Areas where joint action may be appropriate include ICT skills development, ICT research, investment attraction, international collaboration and partnering, and software quality and accreditation.
WILLIAMS: Would Labor continue the Government's important work on innovation and commit to continue funding for Backing Australia's Ability initiatives such as the National ICT Centre of Excellence?
LUNDY: Labor has yet to announce our policies. The concept of creating critical mass in research through centres of excellence is a sound one and I have said many times that the ability of NICTA to establish strong relationships across the public and private sectors, commercialise its research and engage with SMEs all represent important measures of its success for Labor. It will be interesting, as always, to explore NICTA's progress at the next round of Senate estimates.
I note that the Minister mentions NICTA and not the BITS Incubators, another element of their Backing Australia's Ability. The incubators run out of funds in June and have been hanging out for an announcement from the Government to determine their future. They are all still waiting.
LUNDY: Why did you announce at an IIA function that the Government would not agree to the US demand for an ISP "takedown notice" regime in relation to copyright and then agree to it as part of the Free Trade Agreement with the US?
About Daryl Williams On October 5, 1997, Prime Minister John Howard appointed Williams to Cabinet. He retained the responsibilities of Attorney-General following the re-election of the Howard Government in 1998 and again in 2001. One of his achievements in the portfolio was the coordination of Australia's national security arrangements. On October 7, 2003, Williams was appointed the Minister for Communications, Information Technology, and the Arts. In April, Williams announced that he will not be re-contesting for his seat in the next Federal election, forfeiting his ministerial position. He cited family reasons for this decision. More information can be found on Williams' web site.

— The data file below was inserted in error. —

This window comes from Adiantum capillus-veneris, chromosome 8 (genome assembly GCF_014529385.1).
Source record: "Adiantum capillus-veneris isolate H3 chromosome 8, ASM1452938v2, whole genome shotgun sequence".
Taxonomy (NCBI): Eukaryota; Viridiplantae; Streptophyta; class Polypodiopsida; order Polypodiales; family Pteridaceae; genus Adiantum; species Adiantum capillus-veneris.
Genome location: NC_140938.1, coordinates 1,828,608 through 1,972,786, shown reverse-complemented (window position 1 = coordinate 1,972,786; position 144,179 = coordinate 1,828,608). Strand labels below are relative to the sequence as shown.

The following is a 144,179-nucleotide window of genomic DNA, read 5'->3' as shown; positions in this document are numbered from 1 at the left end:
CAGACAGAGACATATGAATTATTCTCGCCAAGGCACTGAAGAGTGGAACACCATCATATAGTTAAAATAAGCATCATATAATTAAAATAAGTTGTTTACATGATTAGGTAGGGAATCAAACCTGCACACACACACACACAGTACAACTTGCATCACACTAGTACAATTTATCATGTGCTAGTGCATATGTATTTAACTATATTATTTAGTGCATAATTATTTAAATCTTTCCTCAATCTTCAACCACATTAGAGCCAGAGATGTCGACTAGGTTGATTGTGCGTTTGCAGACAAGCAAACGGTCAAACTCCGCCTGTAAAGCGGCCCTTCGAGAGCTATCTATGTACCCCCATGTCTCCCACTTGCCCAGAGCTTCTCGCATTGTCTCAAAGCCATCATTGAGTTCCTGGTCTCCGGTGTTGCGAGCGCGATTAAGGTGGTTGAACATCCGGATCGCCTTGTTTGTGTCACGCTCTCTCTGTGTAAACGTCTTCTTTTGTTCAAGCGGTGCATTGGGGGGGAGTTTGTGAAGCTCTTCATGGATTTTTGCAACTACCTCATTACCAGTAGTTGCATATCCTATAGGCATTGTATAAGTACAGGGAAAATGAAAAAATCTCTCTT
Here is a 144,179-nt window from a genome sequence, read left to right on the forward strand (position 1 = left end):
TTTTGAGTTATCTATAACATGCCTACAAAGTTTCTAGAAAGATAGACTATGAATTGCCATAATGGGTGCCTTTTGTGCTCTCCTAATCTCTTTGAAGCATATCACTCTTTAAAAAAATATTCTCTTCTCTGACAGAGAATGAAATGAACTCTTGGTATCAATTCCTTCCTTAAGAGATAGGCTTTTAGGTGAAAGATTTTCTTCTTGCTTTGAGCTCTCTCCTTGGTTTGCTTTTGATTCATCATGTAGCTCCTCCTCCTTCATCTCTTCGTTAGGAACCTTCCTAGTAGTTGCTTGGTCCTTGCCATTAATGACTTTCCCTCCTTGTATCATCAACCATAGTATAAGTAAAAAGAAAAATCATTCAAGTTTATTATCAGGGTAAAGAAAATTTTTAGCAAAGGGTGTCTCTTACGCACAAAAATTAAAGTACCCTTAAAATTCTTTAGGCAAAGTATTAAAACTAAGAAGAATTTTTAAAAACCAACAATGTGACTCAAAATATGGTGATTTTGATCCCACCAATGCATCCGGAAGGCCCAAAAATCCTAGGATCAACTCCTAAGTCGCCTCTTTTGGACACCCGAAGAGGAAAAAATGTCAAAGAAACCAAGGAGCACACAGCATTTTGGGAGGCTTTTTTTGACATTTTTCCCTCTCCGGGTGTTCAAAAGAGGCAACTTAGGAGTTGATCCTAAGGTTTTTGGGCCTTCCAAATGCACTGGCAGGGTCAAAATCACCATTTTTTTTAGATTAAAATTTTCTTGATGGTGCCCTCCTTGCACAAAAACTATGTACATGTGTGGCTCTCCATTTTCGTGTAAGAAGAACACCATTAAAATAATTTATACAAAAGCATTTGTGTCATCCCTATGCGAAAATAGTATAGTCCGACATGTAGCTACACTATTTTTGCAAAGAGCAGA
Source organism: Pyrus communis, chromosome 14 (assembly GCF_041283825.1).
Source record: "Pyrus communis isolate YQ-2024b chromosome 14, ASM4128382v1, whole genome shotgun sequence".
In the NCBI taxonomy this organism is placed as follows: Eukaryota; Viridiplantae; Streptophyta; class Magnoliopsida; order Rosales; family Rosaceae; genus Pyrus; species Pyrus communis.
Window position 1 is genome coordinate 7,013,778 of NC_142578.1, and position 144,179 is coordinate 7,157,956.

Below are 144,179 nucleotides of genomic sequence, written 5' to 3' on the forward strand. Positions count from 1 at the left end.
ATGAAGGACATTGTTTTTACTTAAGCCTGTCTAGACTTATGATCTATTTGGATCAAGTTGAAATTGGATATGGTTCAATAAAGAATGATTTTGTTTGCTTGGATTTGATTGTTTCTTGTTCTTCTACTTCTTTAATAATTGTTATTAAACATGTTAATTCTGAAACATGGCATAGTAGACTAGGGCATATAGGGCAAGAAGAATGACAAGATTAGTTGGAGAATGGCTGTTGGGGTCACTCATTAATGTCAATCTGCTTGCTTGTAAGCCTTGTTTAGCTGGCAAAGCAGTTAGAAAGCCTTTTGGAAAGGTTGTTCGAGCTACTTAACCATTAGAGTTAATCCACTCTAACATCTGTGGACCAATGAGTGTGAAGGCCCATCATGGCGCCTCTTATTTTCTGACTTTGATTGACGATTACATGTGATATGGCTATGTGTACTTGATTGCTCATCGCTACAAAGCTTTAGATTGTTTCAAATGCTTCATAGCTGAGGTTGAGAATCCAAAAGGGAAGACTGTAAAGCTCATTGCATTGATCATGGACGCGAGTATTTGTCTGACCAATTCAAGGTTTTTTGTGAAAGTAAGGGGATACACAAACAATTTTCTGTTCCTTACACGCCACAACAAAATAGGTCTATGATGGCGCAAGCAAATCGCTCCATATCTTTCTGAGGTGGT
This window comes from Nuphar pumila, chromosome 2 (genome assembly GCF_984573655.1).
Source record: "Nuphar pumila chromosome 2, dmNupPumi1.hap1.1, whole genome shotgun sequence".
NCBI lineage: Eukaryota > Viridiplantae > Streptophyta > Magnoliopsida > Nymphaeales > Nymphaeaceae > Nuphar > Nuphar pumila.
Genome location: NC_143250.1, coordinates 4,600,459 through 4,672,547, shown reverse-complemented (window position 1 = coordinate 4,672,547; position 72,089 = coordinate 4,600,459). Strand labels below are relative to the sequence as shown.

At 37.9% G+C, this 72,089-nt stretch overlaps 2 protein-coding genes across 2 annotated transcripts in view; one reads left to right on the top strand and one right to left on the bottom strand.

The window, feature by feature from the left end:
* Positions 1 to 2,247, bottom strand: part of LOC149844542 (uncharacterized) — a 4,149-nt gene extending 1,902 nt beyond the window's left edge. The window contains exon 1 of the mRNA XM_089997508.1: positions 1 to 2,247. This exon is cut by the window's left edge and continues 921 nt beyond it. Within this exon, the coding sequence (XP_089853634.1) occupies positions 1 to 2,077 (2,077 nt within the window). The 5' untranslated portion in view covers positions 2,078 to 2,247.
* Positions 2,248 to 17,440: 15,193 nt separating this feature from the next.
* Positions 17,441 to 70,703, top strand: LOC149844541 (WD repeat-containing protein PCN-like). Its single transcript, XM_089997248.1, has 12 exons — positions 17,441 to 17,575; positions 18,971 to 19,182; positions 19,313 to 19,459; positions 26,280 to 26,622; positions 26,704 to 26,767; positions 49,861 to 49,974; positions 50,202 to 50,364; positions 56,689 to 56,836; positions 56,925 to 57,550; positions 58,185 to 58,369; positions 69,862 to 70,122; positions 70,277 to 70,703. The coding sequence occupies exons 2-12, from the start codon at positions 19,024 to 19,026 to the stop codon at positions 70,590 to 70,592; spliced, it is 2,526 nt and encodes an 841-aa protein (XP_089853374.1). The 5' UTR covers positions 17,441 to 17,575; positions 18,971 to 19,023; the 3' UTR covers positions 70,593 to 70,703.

WILLIAMS: My comments at the IIA function were as follows:
"Contrary to speculation, the agreement does not require Australia to implement a system where copyright owners can issue subpoenas to ISPs for subscriber details without court approval. The FTA's provisions will also allow Australia sufficient flexibility to introduce a notice and takedown system that incorporates procedural fairness. The interests of the Internet industry were considered during the negotiations of the Free Trade Agreement and will continue to be taken into account in developing legislation to implement the agreement."
This is as true today as it was when I made the statement.
WILLIAMS: Will Labor commit to maintaining venture capital reforms for maintaining influx of investment capital into Australian innovative start-ups?
LUNDY: Labor has yet to announce our policies. It is worth having a look at recent history on this matter however. I have observed the slowness of the Howard Government to adapt to the needs of an innovation economy and remind the Minister that it was a Labor policy initiative that originally led to pressure on the Howard Government to reform capital gains tax to make Australia competitive for overseas investment funds. However, the Howard Government messed it up first time round and the changes only led to one AU$10 million investment during the tail-end of the boom.
Since then, the second round of legislative amendment, the VC Limited Partnerships, was also supported in Parliament by Labor. However, given the state of the market and the fact that so many funds are yet to close, the impact of this change is unlikely to be able to be measured for a number of years. In other words, the Howard Government moved too slowly to be able to derive an economic benefit when the market was in a state to provide it.
LUNDY: Why hasn't the government released the Digital Agenda Review? Is it because the outcomes conflict with the mooted legislative changes needed to implement the Free Trade Agreement with the US?